I like the names as well: Ivy, Beatie, Ethel, Gladys, Florence, Norah, Ella…

When these cards were sent the image on the front was exposed in the collection or pinned on the wall. A hundred years later, the writing on the back is more precious and certainly more mysterious. The cards meant enough to the recipients that they kept them and they survived for a century. I am hoping that my paintings are giving the words another breath of life, and the inscribed side (with often beautiful handwriting) is now under the glass instead of against the wall. Sweet words telling stories and turning into art.

Sweet so far anyway. I have yet to find one full of insults and bad wishes. If I do, I will use it to paint a venomous spider…

These paintings will be exhibited during my Hampshire Artists Open Studio in a couple of weeks.

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Art courses, News, News 2017, Painting

Hampshire Artists Open Studios

Hello everyone!

It is the time of year to open studio doors and welcome people to see my work and have a chat!

My studio, house and garden will be open from Friday 25 to Monday 28, with a preview on the Thursday evening.

I will be painting most of the time so you can see me working but this year I am also running two workshops, Saturday and Sunday afternoon. These will be from 2 to 4pm, in the studio or in the garden depending on the weather, all materials provided, with a maximum of 4 participants so you will get lots of attention! (Even if you would rather not ;D) If you are interested in taking part, you can email me at sandrine.courses@gmail.com

I will have many paintings exhibited, from small work starting under £50 to large paintings, as well as cards and folios. A black wall and a white wall, flowers and fruit and bugs… I will also have some of my textile work on show.

Now back to painting the walls of the living room in preparation for the event… Ooohhh, new colour!

I hope to see you soon,

Sandrine

 

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Drawing, News, News 2017, Painting

The Ethical Artist – New article in Artists & Illustrators Magazine

The Artists & Illustrators Magazine May issue is out!

I have another article in there, and this time it’s not about botanical art: it’s called “The Ethical Artist” and it’s about looking at where our art materials come from and what they are made off.

I did quite a bit of research and got in touch with lots of manufacturers, who were all forthcoming with their info, so there will be more blog posts about the results. For example, I tested a dozen different synthetic brushes (not being a fan of sable fur farms…) and found some treasures I need to tell you about.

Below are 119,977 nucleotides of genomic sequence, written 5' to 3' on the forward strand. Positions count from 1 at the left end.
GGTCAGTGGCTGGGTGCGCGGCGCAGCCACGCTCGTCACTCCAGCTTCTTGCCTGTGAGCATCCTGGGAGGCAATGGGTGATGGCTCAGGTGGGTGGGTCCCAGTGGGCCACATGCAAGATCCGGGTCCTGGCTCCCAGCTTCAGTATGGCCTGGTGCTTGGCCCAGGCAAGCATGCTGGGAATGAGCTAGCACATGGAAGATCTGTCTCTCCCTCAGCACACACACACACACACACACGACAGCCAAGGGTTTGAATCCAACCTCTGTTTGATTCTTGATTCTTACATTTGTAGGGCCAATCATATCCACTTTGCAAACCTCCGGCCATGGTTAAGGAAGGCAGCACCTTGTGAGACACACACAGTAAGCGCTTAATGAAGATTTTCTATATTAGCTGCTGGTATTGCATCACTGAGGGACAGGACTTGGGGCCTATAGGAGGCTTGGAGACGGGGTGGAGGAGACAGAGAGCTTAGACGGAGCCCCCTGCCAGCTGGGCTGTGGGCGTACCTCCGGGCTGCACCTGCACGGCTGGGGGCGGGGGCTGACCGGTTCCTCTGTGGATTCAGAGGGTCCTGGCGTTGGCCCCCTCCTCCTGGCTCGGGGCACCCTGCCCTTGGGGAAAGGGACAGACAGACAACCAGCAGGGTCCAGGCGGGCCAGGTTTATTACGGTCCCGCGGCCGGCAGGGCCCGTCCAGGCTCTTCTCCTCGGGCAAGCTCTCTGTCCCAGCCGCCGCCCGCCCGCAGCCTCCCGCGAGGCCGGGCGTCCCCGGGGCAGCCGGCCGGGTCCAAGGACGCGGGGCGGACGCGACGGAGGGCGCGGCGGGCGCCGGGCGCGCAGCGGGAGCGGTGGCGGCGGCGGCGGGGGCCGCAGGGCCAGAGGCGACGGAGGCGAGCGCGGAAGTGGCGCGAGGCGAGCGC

In the meanwhile, I hope you enjoy the A&I article… Here is the first page.

Happy reading!

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Art Questions, Drawing

How to transfer a drawing

If like me you do a lot of erasing before you can be happy with a drawing, then drawing straight on watercolour paper is not really an option. Because botanical painting is cut to white, any trace of erasing, smudging, or marking on the paper will stand out and completely ruin the feeling of freshness that is so desirable when you paint flowers.

An easy way to solve this is to draw first in a sketchbook, trace the drawing and then transfer it to watercolour paper. This gives you some gorgeous sketchbooks to peruse through for years to come, a beautiful record of your work, the comfort to know that there is no pressure and you can erase to your heart’s content, and a clean, smudge-free drawing on your precious watercolour paper. It also gives you a master copy of the drawing, should you mess up the painting and have to start again (it happens…)

What you need:

  • Cartridge paper or sketchbook
  • Tracing paper
  • Tracedown transfer paper (it looks like the old fashioned carbon paper, minus the grease and the wax)
  • Watercolour paper
  • A normal pencil and a coloured one
  • Soft putty rubber (I like the Maped grey putty rubber)

How it works:

  • First you draw your subject, either on cartridge paper or in a sketchbook.
  • Trace the drawing with a normal graphite pencil on tracing paper (the lower quality the better: if it is too thick, the line won’t go through at the next stage)
  • Position your tracing on the watercolour paper and use little bits of soft putty rubber to hold it in place
  • Slide the Tracedown transfer paper between the tracing paper and the watercolour paper, dark side down
  • Using a coloured pencil, go over the drawing
  • Remove the tracing and transfer paper: Tadaaa! You have a clean drawing on the watercolour paper

 

Here is a video I posted on my YouTube channel Flora’s Patch, which shows the whole process: